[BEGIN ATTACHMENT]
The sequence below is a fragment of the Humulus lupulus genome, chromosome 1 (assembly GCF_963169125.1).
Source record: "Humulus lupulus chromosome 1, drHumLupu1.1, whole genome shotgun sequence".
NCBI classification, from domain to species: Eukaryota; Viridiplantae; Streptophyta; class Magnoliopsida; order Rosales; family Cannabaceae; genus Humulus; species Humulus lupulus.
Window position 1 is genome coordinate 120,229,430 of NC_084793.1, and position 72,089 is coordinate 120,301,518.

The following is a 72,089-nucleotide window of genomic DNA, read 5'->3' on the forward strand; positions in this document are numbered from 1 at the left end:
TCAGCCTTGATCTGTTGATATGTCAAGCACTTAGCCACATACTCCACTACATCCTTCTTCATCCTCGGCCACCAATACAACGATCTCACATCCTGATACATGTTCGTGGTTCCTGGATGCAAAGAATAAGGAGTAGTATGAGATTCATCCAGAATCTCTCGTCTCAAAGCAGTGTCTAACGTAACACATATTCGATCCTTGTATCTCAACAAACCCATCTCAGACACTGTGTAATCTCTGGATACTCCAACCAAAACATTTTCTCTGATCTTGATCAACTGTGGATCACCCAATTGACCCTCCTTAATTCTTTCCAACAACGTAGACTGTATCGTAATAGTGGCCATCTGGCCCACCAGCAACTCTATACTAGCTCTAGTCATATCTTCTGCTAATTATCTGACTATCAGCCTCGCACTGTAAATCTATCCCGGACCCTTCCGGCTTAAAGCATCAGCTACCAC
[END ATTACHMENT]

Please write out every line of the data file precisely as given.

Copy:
The sequence below is a fragment of the Humulus lupulus genome, chromosome 1 (assembly GCF_963169125.1).
Source record: "Humulus lupulus chromosome 1, drHumLupu1.1, whole genome shotgun sequence".
NCBI classification, from domain to species: Eukaryota; Viridiplantae; Streptophyta; class Magnoliopsida; order Rosales; family Cannabaceae; genus Humulus; species Humulus lupulus.
Window position 1 is genome coordinate 120,229,430 of NC_084793.1, and position 72,089 is coordinate 120,301,518.

The following is a 72,089-nucleotide window of genomic DNA, read 5'->3' on the forward strand; positions in this document are numbered from 1 at the left end:
TCAGCCTTGATCTGTTGATATGTCAAGCACTTAGCCACATACTCCACTACATCCTTCTTCATCCTCGGCCACCAATACAACGATCTCACATCCTGATACATGTTCGTGGTTCCTGGATGCAAAGAATAAGGAGTAGTATGAGATTCATCCAGAATCTCTCGTCTCAAAGCAGTGTCTAACGTAACACATATTCGATCCTTGTATCTCAACAAACCCATCTCAGACACTGTGTAATCTCTGGATACTCCAACCAAAACATTTTCTCTGATCTTGATCAACTGTGGATCACCCAATTGACCCTCCTTAATTCTTTCCAACAACGTAGACTGTATCGTAATAGTGGCCATCTGGCCCACCAGCAACTCTATACTAGCTCTAGTCATATCTTCTGCTAATTATCTGACTATCAGCCTCGCACTGTAAATCTATCCCGGACCCTTCCGGCTTAAAGCATCAGCTACCAC